By THOMAS BEY
No.10 - Ford Expedition
Ford’s best off-roader is really the F-150, but since pickups weren’t invited to this party, here’s the next best thing. Sure, it’s a behemoth, but some folks truly need the utility. To that end, the Expedition and its longer EL counterpart excel the admittedly better-styled Chevy Tahoe and Suburban where it counts: greater torque and higher towing ability. For the Ford, the former torque is rated at 365 lb-ft @ 3,750 rpm versus the Chevy's 340 lb-ft @ 4,200 rpm. Likewise, the Expedition can lug 9,200 pounds, whereas the Suburban is good for 7,100 pounds and the Tahoe is rated for 6,500 pounds.
No.9 - Subaru Forester
Sooner or later, even an odd duck can flirt with the mainstream. Such is the case with the 2009 Subaru Forester. What was once either seen as a quirky-looking tall wagon or squat SUV is now neither in its third generation. The lines still suggest an Asian model, only now a quick side glance doesn’t confirm it’s a Subaru -- it could be a Hyundai, Toyota or Honda. Not that there’s anything wrong with that; it’s just that the distinction is muted. On the plus side, it’s all Subie inside -- it’s still capable and it should even attract new buyers to the brand.
No.8 - Volvo XC70
What some initially dismissed as a stopgap solution to the absence of a true SUV has paid off for Volvo, and is in many ways a better on- and off-road drive than the XC90 that followed. The 2008 XC70 benefits from a redesign inside, outside and under the hood, giving the new car more room, more agreeable looks and more power (now from an inline-six instead of a five-cylinder). We realize previous cars’ body cladding was there to minimize the cosmetic rigors of driving in the wild, but it’s also a welcome sight to discover it toned down on the new car. And before you shrug off the XC70 as a faux outdoorsy accessory, understand that hill-descent control is standard and speed-dependent power steering is an option.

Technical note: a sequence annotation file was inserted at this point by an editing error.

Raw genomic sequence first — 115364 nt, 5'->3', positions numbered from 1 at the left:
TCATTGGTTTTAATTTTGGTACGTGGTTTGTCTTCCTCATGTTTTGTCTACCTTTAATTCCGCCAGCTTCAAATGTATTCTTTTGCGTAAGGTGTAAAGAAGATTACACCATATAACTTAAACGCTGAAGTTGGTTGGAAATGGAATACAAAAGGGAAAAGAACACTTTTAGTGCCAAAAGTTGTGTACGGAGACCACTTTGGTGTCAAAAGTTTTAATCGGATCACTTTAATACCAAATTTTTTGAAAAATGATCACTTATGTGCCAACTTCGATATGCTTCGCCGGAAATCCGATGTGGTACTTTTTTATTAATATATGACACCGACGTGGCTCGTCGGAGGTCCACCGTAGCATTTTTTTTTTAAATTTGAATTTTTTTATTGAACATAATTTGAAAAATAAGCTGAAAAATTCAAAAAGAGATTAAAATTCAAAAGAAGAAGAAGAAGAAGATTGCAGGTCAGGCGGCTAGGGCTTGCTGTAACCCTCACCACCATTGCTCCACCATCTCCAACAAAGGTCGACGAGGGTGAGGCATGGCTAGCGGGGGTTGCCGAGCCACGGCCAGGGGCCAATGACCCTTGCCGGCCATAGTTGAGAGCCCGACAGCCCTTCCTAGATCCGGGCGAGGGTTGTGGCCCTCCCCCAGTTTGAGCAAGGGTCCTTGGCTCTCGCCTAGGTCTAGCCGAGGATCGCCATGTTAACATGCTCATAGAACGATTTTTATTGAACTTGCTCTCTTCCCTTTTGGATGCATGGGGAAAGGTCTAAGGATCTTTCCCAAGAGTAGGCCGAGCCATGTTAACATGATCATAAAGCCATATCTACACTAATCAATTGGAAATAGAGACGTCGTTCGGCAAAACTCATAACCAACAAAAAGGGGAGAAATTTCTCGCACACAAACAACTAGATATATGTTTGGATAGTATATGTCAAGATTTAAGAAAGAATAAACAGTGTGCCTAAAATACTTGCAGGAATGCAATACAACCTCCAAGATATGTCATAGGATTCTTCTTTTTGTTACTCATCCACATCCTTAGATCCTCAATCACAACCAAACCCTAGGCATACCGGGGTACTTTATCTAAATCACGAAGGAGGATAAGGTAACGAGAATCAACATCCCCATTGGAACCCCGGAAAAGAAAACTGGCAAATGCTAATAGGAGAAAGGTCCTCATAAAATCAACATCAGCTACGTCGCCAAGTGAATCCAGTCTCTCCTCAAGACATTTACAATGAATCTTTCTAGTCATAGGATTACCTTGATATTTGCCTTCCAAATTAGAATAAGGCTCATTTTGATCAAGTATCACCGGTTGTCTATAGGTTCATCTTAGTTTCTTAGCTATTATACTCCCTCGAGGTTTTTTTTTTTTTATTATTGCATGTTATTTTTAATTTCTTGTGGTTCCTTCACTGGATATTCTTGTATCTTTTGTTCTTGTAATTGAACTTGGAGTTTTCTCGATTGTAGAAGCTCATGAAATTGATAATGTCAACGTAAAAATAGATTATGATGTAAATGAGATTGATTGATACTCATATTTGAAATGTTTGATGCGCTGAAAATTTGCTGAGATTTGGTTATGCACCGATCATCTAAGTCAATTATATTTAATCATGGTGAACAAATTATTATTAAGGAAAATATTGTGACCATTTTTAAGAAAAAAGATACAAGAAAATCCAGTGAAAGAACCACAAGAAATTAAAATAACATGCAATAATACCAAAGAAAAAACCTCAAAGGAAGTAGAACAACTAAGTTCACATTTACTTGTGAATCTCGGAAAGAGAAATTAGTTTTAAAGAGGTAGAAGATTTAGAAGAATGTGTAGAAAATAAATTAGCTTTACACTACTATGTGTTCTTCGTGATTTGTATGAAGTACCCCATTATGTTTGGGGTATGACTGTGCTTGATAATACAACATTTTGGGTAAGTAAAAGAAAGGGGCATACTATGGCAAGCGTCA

No.7 - Nissan Xterra
From day one, the Nissan Xterra has been positioned as a lifestyle vehicle, not just a lifestyle statement. “Everything you need, and nothing you don’t,” reminded Nissan. As other SUVs have gone flabby and forgotten their roots, the Xterra hasn’t sold out. The base Xterra X still offers you a six-speed manual (yes, an honest-to-God stick shift with a clutch and everything) and manual locks and windows. If you’re not that ready to get in touch with your hardcore self, more accommodating option packages can be had. Regardless, this is one off-roader that does it as well as ever.
No.6 - VW Touareg 2 V10 TDI
So why did the Volkswagen Touareg 2 make the cut, and not the corporate 7L platform kin like the Audi Q7 or Porsche Cayenne? There’s one good reason, make that 10 good reasons; as in the available V-10 TDI. The Touareg-only turbo oil-burner is impressive with a full 553 lb-ft of torque at 2,000 rpm. The TDI package also includes comprehensive, but reasonably comprehensible, programs and settings like the standard multi-mode air suspension. It adjusts and is adjustable for whatever you ask of it. With the Load setting, it squats for 6.3 inches of ground clearance. In slow-going X’tra mode, it hikes itself up to 11.8 inches. Suddenly, the Audi and Porsche don’t seem as necessary.
No.5 - Hummer H2